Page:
Spacepope From Vatican City, joined Dec 1999, 2811 posts, RR: 1 Reply 2, posted (12 years 7 months 5 days 2 hours ago) and read 4085 times:
The A-12 also differed substantially by having a centrally located retractable ventral fin, retractable canards, conical nose cone, and twin missiles in a tandem internal bay. These I believe were forerunners of the Phoenix missiles that now equipp the F-14.
Spacepope From Vatican City, joined Dec 1999, 2811 posts, RR: 1 Reply 4, posted (12 years 7 months 4 days 22 hours ago) and read 4068 times:
Oop sorry that's right. was the first thing that popped in my mind though. Wasn't there supposed to be an A-6 sucessor named the A-12 as well? These designations can get pretty confusing pretty quickly.
CV640 From United States of America, joined Aug 2000, 951 posts, RR: 6 Reply 5, posted (12 years 7 months 4 days 21 hours ago) and read 4059 times:
Someone once told me those air to air missles were supposed to have nuclear warheads and explode in the middle of a bomber formation. I guess when massed bomber attacks became a thing of the past there wasn't a need to develop it any further.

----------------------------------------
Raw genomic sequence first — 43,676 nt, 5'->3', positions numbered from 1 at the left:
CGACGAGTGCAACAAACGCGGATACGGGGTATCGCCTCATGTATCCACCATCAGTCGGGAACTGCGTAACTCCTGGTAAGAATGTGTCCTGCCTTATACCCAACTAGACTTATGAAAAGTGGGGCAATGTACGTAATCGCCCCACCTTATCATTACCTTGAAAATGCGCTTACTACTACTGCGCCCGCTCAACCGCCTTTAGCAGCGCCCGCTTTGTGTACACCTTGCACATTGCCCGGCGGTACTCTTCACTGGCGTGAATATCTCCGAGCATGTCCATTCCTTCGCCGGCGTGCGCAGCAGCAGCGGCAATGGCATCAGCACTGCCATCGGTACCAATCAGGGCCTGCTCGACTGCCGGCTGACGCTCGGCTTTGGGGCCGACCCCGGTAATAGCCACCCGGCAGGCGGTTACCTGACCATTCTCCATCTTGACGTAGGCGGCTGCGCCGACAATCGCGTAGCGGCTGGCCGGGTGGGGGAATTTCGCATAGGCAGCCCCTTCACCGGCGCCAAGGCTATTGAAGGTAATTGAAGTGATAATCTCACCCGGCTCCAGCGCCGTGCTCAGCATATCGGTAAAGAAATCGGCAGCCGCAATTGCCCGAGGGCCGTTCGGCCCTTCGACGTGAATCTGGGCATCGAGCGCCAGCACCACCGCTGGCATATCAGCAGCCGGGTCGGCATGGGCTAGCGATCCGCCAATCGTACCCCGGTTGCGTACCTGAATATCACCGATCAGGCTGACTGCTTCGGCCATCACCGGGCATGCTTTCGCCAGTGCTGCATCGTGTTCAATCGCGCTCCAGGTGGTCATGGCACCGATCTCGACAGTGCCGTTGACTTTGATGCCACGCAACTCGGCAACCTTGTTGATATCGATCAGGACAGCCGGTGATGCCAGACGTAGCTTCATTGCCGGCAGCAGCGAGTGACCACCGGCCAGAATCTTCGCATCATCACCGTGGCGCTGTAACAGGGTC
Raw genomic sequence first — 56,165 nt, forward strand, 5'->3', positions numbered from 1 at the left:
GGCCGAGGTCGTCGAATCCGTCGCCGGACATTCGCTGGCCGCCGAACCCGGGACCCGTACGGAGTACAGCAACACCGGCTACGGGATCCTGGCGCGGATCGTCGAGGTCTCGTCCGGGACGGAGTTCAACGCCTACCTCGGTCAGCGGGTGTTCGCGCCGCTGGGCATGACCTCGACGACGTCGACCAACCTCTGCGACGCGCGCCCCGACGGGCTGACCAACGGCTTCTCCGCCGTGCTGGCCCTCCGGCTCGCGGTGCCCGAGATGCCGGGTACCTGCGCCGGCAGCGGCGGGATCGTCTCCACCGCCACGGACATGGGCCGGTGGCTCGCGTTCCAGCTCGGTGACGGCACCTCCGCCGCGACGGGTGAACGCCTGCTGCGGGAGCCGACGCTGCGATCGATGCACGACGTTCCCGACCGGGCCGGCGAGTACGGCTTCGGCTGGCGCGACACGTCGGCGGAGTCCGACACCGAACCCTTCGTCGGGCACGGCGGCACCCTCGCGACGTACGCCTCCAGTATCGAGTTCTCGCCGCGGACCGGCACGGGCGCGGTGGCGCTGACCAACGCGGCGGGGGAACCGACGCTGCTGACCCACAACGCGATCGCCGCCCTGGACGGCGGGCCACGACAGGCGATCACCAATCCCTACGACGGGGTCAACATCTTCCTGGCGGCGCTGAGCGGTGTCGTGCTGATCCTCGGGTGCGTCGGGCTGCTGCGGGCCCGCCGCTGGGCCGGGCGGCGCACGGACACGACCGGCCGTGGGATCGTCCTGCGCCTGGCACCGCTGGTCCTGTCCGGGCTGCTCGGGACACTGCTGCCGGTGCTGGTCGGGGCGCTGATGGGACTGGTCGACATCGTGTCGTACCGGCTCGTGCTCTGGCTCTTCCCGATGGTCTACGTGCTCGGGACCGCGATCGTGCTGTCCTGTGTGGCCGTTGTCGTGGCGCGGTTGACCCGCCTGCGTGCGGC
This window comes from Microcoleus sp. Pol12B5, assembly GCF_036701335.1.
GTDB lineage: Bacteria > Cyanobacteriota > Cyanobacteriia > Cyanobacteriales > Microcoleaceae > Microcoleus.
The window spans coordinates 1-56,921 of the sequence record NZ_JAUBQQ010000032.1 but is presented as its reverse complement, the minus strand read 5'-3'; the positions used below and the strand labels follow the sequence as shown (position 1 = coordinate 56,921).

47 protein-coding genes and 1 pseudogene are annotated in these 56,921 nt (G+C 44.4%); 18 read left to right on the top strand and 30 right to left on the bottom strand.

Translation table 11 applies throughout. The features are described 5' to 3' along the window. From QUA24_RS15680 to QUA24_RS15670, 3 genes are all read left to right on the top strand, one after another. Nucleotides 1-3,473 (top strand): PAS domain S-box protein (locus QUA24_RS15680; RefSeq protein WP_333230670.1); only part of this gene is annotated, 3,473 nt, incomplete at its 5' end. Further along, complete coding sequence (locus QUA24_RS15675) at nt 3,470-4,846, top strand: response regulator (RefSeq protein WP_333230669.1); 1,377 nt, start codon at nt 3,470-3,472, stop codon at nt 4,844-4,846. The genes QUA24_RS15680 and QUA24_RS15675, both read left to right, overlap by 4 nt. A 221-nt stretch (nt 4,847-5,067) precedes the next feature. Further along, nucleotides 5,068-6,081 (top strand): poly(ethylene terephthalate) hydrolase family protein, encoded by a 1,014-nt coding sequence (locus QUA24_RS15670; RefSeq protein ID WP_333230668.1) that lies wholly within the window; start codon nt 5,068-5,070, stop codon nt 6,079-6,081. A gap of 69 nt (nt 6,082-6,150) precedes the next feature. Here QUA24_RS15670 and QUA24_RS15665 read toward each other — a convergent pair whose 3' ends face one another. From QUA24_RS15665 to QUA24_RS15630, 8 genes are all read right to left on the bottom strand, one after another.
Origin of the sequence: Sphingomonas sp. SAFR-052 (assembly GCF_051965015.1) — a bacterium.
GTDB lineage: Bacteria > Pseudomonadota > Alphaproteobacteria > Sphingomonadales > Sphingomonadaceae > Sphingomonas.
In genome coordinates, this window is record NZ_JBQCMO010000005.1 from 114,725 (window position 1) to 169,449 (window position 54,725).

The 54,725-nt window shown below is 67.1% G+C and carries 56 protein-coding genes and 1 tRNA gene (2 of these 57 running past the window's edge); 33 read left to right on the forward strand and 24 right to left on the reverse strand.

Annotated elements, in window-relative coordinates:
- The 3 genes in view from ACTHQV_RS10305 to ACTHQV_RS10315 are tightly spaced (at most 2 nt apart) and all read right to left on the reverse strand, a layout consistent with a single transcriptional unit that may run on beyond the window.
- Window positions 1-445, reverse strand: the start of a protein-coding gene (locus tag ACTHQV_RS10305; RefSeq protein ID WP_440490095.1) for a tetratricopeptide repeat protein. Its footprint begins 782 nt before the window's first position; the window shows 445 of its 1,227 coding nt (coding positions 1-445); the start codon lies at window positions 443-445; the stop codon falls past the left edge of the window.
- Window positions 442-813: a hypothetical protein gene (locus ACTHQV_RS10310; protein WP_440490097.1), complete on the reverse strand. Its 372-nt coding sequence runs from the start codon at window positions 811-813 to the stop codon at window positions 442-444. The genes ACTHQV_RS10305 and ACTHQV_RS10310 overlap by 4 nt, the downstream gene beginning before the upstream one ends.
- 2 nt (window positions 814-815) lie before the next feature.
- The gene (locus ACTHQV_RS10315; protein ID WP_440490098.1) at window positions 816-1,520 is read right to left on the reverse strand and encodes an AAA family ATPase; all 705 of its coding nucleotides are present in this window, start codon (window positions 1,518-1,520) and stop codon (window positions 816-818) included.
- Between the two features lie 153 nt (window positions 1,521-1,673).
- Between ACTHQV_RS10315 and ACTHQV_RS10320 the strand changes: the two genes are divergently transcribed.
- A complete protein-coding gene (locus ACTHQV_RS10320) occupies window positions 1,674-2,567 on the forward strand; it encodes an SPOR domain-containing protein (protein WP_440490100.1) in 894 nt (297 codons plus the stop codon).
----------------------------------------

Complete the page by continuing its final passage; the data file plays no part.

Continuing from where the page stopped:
FBU 4EVER! From Norway, joined Jan 2001, 998 posts, RR: 7 Reply 6, posted (12 years 7 months 4 days 21 hours ago) and read 4064 times:
Yes,there was an A/C called the A-12,but in this case the A stands for Attack.It belongs to a tri-service system of A/C designations that replaced older systems in 1962,the AD Skyraider became the A-1,A4D Skyhawk became the A-4,A2F became A-6,etc.
The Lockheed A-12 was not a military designation,being a Lockheed/CIA designation meaning Article #12.I believe the U-2 also started life as an A designation,but I'm not sure.
RayChuang From United States of America, joined Jun 2000, 7864 posts, RR: 5 Reply 7, posted (12 years 7 months 2 days 3 hours ago) and read 4034 times:
Actually, besides the fact that the SR-71A had a systems operator in addition to the pilot, the SR-71A also had electronic intelligence/signals intelligence (ELINT/SIGINT) equipment that the original CIA A-12's lacked.
The CIA A-12's--which were flown operationally from 1964 to 1969--was limited to cameras for intelligence gathering. And they were extremely fast, too--rumors place the CIA A-12's top speed around Mach 3.5 at 85,000 feet, compared to around Mach 3.2 for the heavier SR-71A.
FBU 4EVER! From Norway, joined Jan 2001, 998 posts, RR: 7 Reply 11, posted (12 years 6 months 2 weeks 4 days 3 hours ago) and read 3948 times:
SR should really have been RS and stand for Strategic Reconnaissance.The number 71 is from the B for Bomber sequence.It was President Lyndon B. Johnson who mixed up the designations when he unveiled the project to the public in the mid -60's.
Having read through the previous replies to this topic,I realize I've used the designation A-12 whereas it should read A-11!This plane evolved into the F-12 fighter.